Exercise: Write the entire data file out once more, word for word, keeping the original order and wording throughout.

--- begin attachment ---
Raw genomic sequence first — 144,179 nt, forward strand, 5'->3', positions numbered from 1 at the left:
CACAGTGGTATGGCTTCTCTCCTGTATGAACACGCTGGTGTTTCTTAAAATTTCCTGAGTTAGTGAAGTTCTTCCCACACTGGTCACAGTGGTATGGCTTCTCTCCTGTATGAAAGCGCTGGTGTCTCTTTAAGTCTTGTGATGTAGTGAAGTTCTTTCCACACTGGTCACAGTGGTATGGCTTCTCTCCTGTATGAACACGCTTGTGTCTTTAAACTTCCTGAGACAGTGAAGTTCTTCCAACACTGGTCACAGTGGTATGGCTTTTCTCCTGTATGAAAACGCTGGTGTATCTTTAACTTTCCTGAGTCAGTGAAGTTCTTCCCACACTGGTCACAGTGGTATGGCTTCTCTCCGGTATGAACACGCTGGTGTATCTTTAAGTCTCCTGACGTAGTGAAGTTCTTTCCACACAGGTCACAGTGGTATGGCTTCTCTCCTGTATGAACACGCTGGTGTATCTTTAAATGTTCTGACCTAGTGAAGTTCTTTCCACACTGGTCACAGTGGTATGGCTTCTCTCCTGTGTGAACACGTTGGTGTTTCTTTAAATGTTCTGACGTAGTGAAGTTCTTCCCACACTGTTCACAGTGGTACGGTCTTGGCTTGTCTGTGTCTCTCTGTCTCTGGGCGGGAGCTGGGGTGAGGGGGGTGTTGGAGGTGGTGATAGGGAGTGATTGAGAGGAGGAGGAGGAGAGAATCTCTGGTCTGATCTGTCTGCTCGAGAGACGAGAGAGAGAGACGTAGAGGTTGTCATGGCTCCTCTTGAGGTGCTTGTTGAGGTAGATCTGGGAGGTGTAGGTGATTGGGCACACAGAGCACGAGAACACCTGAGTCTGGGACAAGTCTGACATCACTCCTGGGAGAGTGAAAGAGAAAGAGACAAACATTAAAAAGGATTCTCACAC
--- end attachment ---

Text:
Raw genomic sequence first — 144,179 nt, forward strand, 5'->3', positions numbered from 1 at the left:
CACAGTGGTATGGCTTCTCTCCTGTATGAACACGCTGGTGTTTCTTAAAATTTCCTGAGTTAGTGAAGTTCTTCCCACACTGGTCACAGTGGTATGGCTTCTCTCCTGTATGAAAGCGCTGGTGTCTCTTTAAGTCTTGTGATGTAGTGAAGTTCTTTCCACACTGGTCACAGTGGTATGGCTTCTCTCCTGTATGAACACGCTTGTGTCTTTAAACTTCCTGAGACAGTGAAGTTCTTCCAACACTGGTCACAGTGGTATGGCTTTTCTCCTGTATGAAAACGCTGGTGTATCTTTAACTTTCCTGAGTCAGTGAAGTTCTTCCCACACTGGTCACAGTGGTATGGCTTCTCTCCGGTATGAACACGCTGGTGTATCTTTAAGTCTCCTGACGTAGTGAAGTTCTTTCCACACAGGTCACAGTGGTATGGCTTCTCTCCTGTATGAACACGCTGGTGTATCTTTAAATGTTCTGACCTAGTGAAGTTCTTTCCACACTGGTCACAGTGGTATGGCTTCTCTCCTGTGTGAACACGTTGGTGTTTCTTTAAATGTTCTGACGTAGTGAAGTTCTTCCCACACTGTTCACAGTGGTACGGTCTTGGCTTGTCTGTGTCTCTCTGTCTCTGGGCGGGAGCTGGGGTGAGGGGGGTGTTGGAGGTGGTGATAGGGAGTGATTGAGAGGAGGAGGAGGAGAGAATCTCTGGTCTGATCTGTCTGCTCGAGAGACGAGAGAGAGAGACGTAGAGGTTGTCATGGCTCCTCTTGAGGTGCTTGTTGAGGTAGATCTGGGAGGTGTAGGTGATTGGGCACACAGAGCACGAGAACACCTGAGTCTGGGACAAGTCTGACATCACTCCTGGGAGAGTGAAAGAGAAAGAGACAAACATTAAAAAGGATTCTCACAC